LOS ANGELES – A raging fire that may have been intentionally set Monday destroyed a massive apartment complex under construction in downtown Los Angeles, sending up flames that were visible for miles while raining ash on a large area and snarling rush-hour traffic.
It was one of two destructive early morning fires in the city. The other heavily damaged a building that houses multiple businesses in a neighborhood a couple miles away.
More than 250 firefighters fought the downtown blaze that was sparked around 1:20 a.m. at a block-long building site, Fire Department Chief Ralph Terrazas said.
Flames consumed the seven-story, wood-framed structure and scorched adjacent high-rises before being brought under control within 90 minutes.
By nightfall, arson investigators had yet to enter the unsafe structure, but fire officials said the fact that the fire erupted so quickly over so much of the building might point to arson. “It’s very rare for the entire building to be engulfed at once,” city fire Capt. Jaime Moore told the Los Angeles Times. “There may have been foul play.”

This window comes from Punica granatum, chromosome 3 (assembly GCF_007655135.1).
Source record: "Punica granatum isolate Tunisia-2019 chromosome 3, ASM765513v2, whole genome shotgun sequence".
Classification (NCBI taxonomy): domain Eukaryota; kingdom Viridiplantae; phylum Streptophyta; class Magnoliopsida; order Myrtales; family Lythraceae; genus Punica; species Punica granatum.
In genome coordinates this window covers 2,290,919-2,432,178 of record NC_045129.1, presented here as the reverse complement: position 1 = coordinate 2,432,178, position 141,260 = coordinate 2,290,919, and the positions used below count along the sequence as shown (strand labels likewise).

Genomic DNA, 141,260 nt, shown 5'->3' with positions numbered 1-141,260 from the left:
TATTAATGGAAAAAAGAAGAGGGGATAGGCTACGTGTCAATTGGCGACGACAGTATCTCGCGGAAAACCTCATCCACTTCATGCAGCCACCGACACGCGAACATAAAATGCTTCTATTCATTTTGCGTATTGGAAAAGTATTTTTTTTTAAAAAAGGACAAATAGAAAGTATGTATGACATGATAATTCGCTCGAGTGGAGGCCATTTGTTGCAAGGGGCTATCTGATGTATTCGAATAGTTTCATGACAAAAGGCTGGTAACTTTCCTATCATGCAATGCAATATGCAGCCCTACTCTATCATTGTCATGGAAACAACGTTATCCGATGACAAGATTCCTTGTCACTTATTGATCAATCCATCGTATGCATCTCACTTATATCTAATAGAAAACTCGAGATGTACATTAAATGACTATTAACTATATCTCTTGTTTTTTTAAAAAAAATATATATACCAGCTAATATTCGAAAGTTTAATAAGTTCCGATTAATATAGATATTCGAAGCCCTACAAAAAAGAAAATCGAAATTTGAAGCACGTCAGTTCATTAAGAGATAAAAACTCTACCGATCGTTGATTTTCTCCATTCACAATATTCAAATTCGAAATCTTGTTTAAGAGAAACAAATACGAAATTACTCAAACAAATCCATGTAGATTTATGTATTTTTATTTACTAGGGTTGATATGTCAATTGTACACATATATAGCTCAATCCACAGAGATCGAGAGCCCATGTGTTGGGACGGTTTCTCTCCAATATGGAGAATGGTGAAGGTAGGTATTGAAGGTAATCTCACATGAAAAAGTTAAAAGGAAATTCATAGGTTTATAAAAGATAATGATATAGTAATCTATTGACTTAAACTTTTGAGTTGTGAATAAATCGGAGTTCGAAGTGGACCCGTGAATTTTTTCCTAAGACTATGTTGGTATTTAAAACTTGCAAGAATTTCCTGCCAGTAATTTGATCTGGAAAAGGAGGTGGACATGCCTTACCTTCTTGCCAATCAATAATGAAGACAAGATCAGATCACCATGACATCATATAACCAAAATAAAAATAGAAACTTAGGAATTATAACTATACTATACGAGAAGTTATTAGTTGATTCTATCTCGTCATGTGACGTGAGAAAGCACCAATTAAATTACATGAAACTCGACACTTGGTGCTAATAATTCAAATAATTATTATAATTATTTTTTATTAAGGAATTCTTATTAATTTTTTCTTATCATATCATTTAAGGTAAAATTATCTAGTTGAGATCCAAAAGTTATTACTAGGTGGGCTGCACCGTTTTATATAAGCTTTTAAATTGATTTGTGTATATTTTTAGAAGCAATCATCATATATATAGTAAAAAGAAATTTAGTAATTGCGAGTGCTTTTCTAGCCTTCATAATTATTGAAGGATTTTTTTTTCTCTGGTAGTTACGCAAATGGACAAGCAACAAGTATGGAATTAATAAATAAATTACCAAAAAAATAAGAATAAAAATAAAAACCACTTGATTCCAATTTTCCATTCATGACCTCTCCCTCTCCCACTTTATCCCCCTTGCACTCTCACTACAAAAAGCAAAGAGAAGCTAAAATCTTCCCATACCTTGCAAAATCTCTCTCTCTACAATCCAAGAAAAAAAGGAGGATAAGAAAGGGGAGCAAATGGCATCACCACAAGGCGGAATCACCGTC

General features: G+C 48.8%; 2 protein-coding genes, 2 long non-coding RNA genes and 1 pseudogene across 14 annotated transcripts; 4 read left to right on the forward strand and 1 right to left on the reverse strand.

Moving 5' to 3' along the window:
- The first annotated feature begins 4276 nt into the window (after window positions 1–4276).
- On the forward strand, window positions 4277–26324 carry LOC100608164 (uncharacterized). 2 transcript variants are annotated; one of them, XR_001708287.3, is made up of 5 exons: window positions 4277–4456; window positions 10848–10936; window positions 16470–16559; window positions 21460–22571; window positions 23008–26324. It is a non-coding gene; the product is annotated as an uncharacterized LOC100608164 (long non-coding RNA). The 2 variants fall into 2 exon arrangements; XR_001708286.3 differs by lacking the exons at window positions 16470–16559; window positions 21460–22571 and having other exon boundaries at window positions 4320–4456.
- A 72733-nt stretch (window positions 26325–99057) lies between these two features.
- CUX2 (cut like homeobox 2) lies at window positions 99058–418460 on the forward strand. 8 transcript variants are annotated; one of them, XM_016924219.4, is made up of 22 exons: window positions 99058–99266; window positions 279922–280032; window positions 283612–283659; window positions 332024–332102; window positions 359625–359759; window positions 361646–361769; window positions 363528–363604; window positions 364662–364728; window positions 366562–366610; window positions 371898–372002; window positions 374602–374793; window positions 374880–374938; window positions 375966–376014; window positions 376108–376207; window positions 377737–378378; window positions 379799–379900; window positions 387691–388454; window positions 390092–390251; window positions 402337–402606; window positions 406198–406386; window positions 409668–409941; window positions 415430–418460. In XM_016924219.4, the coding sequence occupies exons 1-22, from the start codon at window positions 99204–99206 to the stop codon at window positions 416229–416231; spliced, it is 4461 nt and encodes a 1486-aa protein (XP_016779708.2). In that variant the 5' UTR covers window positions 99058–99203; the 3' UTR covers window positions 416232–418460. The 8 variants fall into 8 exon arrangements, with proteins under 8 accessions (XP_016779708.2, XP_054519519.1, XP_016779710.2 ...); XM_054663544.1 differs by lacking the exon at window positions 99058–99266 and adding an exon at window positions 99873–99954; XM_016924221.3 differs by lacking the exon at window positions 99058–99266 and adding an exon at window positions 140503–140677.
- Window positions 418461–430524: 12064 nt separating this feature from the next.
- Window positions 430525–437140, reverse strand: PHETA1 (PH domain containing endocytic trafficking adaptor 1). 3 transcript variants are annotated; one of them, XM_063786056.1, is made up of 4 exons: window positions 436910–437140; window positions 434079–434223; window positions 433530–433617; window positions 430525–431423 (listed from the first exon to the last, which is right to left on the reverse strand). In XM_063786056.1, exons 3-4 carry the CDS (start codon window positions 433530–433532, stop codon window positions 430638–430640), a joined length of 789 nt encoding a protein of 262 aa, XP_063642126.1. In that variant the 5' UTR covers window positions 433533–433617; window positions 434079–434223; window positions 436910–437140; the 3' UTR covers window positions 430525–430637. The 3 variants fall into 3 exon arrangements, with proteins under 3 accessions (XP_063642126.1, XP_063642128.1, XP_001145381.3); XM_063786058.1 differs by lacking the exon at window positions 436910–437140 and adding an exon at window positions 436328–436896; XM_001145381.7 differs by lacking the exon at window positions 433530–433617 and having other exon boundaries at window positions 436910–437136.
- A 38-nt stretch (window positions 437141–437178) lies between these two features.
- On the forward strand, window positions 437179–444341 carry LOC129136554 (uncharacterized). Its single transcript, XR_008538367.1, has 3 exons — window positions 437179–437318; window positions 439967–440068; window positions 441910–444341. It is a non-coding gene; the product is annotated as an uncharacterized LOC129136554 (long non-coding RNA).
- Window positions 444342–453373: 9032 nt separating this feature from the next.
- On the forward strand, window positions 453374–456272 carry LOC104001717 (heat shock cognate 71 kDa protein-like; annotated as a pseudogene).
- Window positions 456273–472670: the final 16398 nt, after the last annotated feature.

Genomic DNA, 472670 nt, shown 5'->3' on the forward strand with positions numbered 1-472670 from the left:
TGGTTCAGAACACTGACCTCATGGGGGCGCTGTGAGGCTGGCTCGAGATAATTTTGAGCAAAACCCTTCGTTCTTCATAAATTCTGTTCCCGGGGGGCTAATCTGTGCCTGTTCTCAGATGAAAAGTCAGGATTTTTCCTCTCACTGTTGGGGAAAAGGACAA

The fire caused an estimated $10 million in losses to the complex, Moore said.
Local and federal investigators planned to examine the debris, check surveillance video from nearby buildings and use special dogs that can detect fire accelerants.
The fire’s radiant heat was strong enough to burst or crack windows in three nearby buildings that house city and county offices, including the city Department of Water and Power, which reported cracks in at least 160 of its 10-by-4-foot windows.
Three floors of one adjacent building were damaged by fire, and 14 other floors sustained water damage. That building was closed for the day.
Embers spewed from the fire landed across a freeway, stopping traffic, igniting brush and charring traffic signs.
Portions of U.S. 101 and Interstate 110 were shut down for a time as burning debris fell into lanes. Commuter traffic – slow-moving on good days – remained jammed long after rush hour, with vehicles backed up for miles even after the freeways reopened.
The burned structure, still in the framing stage, was planned to be a 1.3 million-square-foot residential building – one of a series of very large complexes that have gone up around downtown in recent years.
Shortly after 4 a.m., another large fire was reported at a mixed-use building undergoing renovations about 2 miles to the west. More than 100 firefighters from multiple agencies responded and had the flames under control in less than two hours, according to Chief Deputy Mario Rueda.
Around 10 businesses were housed in the two-story structure in the Westlake district, and portions of it were being renovated for residential use.
There were no indications the two fires were connected, Terrazas said.
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